Hard Candy - Using the same general principles as chewing gum, sucking on hard candy can stimulate saliva production.  Again, if you can use sugar-free, you're in good shape, but I find it too tempting to use sugar-filled candy which is bad for both my teeth and waistline.  Side note - especially for those who also have the lovely GI side effects of SS, going with traditional red and white peppermints is great because the peppermint oil (look for the real thing) helps settle upset stomachs and aide in digestion.  I swear by this trick, especially when I've overeaten.

Water - Yep, sorry, it's still one of the best.  Drinking a lot of water helps flush out debris, inhibit plaque, and keep things from sticking together.  As you know, it probably won't help with the last part for long, though.

Salt Water Rinse - Every dentist's best friend, the warm-water-with-a-little-salt swish.  Put just enough salt in your room temperature water to begin to make it cloudy and do your best Listerine commercial impression.  The salt does actually help soothe irritated tissue, reducing burning, redness, swelling, and even helping to dull pain.  If you gargle too, you'll also give a karate chop to the bacteria in the back of your mouth/throat that cause bad breathe.  If you did it right, the water probably seemed a little gross because your tastebuds would actually prefer it saltier, but that can irritate instead of soothe.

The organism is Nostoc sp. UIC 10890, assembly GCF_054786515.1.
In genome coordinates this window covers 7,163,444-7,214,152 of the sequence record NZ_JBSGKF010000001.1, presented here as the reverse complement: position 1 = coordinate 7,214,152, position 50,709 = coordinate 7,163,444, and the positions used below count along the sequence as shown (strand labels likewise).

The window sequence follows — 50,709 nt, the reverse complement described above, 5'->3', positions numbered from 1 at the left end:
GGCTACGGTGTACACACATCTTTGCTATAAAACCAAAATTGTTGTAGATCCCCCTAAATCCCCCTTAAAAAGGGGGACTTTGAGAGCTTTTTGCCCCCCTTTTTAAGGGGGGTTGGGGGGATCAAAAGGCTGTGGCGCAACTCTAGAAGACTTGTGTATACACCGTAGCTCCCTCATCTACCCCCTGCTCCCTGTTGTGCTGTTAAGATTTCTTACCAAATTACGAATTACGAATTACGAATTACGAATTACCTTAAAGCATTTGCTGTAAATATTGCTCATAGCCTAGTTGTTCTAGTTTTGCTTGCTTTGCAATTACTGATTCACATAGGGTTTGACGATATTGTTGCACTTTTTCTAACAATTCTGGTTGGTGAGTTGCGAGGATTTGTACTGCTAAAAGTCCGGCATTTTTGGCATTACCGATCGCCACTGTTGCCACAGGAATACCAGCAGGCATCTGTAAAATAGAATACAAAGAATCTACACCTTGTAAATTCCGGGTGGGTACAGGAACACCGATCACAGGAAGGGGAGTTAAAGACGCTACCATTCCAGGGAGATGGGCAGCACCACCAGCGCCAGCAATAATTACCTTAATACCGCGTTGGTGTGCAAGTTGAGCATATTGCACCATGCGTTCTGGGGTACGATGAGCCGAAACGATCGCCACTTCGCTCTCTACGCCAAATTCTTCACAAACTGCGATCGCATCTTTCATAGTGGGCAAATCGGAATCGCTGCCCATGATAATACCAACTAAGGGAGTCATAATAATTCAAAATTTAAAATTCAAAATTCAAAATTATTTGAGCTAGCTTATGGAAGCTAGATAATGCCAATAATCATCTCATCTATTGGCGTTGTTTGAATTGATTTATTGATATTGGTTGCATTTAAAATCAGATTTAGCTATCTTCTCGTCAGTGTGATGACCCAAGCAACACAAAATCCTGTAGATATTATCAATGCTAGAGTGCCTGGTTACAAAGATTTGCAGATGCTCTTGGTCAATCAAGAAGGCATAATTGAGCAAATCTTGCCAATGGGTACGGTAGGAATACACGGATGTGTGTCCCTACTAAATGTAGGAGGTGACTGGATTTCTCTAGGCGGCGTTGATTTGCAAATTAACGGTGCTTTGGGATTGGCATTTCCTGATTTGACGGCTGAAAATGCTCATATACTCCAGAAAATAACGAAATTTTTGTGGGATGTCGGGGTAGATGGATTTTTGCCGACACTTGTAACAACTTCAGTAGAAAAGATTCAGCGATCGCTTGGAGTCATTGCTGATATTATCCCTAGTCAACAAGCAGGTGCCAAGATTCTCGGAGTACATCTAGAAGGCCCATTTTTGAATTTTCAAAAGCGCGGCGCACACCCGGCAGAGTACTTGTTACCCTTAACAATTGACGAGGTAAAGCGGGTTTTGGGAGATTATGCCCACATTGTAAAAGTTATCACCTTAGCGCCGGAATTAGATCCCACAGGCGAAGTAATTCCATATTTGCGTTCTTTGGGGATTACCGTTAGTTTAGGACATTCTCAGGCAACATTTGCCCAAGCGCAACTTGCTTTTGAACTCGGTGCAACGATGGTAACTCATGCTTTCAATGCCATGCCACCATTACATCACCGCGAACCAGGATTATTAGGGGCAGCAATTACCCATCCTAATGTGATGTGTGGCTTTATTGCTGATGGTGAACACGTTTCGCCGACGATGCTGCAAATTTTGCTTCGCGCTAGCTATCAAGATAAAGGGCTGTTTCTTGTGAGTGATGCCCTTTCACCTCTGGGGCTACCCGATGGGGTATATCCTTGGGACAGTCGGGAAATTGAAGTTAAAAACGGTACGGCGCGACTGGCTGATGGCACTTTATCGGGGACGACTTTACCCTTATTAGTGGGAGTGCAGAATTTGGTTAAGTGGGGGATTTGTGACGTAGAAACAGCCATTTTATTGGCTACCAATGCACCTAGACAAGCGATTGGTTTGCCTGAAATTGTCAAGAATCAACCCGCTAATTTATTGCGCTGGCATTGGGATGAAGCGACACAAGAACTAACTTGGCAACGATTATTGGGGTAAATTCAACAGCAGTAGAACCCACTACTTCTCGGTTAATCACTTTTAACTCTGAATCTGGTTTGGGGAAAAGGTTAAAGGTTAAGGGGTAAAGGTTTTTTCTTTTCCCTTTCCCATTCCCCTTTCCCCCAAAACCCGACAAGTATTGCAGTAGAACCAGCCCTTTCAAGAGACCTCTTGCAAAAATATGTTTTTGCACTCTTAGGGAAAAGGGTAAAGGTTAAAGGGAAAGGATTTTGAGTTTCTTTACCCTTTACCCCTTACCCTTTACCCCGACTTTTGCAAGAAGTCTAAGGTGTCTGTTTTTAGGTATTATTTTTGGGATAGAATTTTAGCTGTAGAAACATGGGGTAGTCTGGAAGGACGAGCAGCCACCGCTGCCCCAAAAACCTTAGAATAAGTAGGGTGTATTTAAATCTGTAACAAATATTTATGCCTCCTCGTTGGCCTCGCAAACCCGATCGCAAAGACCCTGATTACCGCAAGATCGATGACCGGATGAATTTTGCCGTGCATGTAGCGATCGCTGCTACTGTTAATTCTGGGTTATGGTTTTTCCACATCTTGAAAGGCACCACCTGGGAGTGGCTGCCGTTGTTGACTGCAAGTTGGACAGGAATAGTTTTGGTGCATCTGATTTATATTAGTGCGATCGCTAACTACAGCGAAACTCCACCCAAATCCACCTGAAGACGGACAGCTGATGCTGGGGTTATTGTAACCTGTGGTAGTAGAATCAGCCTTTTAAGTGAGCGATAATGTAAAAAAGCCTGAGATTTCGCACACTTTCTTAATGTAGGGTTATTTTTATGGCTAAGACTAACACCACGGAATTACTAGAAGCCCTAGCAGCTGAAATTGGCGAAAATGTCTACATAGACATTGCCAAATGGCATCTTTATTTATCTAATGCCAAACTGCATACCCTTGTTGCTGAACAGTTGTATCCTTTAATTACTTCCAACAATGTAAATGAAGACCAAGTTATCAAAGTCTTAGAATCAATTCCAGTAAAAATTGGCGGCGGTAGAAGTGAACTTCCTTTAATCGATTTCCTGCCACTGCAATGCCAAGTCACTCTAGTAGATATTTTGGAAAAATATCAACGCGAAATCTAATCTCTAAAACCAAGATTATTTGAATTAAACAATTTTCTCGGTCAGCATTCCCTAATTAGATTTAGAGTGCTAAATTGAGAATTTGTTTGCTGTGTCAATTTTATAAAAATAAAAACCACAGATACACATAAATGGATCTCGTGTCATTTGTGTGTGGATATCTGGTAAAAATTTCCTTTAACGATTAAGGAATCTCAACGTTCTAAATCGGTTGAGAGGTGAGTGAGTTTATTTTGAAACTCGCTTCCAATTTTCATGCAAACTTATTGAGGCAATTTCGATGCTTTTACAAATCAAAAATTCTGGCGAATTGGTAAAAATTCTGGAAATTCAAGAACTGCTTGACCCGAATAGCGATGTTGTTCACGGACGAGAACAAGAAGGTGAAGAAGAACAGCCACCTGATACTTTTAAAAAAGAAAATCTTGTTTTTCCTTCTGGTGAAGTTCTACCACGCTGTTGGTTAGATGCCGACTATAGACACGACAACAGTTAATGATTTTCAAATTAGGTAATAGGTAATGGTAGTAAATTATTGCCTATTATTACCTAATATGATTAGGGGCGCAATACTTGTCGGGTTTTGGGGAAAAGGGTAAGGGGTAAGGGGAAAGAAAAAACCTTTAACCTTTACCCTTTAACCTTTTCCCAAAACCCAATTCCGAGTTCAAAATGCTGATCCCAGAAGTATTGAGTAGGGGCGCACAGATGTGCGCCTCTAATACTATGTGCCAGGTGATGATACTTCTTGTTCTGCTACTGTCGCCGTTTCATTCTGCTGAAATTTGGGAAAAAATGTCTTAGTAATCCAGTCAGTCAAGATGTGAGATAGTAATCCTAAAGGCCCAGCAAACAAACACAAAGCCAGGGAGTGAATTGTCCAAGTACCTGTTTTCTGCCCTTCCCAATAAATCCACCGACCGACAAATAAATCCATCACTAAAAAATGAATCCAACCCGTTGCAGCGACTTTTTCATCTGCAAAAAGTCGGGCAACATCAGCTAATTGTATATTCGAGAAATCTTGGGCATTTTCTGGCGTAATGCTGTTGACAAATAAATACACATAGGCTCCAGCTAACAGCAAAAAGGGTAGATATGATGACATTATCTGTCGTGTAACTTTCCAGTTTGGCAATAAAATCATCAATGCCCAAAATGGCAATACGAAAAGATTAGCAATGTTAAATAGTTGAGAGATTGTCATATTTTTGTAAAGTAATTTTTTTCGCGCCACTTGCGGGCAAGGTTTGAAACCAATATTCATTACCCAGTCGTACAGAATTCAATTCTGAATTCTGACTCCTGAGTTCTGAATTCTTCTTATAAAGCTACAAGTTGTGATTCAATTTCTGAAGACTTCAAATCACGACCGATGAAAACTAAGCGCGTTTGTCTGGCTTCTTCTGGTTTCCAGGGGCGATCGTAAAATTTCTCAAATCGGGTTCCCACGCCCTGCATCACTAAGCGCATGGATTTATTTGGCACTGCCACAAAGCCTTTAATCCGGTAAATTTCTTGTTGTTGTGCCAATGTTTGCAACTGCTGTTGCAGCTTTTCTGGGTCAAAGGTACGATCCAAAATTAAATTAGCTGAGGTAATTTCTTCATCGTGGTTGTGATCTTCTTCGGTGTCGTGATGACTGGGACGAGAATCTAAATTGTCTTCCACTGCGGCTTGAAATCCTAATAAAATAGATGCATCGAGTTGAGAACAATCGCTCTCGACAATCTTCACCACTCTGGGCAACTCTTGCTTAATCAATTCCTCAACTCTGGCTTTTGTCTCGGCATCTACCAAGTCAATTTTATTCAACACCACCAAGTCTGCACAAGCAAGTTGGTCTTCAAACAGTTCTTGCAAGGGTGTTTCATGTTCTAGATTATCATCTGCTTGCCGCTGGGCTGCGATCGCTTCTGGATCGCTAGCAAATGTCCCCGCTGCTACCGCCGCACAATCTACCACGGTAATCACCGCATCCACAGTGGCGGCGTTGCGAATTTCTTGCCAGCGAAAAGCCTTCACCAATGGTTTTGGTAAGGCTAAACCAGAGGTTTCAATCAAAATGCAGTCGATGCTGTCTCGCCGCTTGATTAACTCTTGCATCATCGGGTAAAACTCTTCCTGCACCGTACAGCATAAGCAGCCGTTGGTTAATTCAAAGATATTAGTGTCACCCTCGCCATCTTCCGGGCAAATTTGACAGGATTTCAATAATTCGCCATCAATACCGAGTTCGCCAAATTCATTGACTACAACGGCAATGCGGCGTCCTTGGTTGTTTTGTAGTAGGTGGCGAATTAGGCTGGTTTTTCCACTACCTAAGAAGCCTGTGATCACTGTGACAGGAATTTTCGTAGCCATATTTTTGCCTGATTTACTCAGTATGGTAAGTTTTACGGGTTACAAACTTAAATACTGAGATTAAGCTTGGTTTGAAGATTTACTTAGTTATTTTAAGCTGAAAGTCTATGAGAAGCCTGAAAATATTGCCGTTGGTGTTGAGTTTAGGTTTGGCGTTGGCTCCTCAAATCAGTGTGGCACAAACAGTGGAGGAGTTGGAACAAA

Lip Balm - Ok so technically this doesn't touch dry mouth interiors, but don't neglect your lips.  They'll suffer faster and be sure to let you know it.  Dry lips are more suceptible to bacteria and viruses, and who needs a nasty cold sore.  According to my research, the same products that work best for our sensitive, damaged tissue (olive oil, beeswax, coconut or cocoa butters/oils) happen to be the ones found in all-natural balms.  So, I regularly peruse my drug store for the newest all-natural products to give them a shot.  A lot of people swear  by Bert's Bees, and with good reason.  Personally, my all time favorite is Lipsyl!  It's a lot like Bert's (beeswax based), but comes in a generous oval-shaped tube that more naturally accomodates lips, goes on smoother, lasts longer, and has the coolest little 'bee' on the slider bar.  It appeals to both the big and little kids in me:)

1 comment:

  1. My dentists has informed me that hard candy isn't really beneficial, sugar free or not. Another great product that I like more than Biotone and the others is Epic. The Biotene spray, well, I found to be disgusting, but another brand's spray that comes in Vanilla Mint is really good. I believe it is either Epic or Oasis. I did purchase some Biotene gum in a pinch because it is easier to find than Epic. The Epic gum, you do have to order online. The advise from my dentist is that for any of these products to be beneficial, you need to be very diligent in using them.

    On lip balm, one I found that works wonders, is C. O. Bigelow, from Bath and Body Works. The rose tin that contains rose oil, wax and other emoilants works wonders. According to Consumer Reports, petroleum based products are more moisturizing and stay on your lips longer than wax based products, but I love beeswaxed 4roducts myself as well.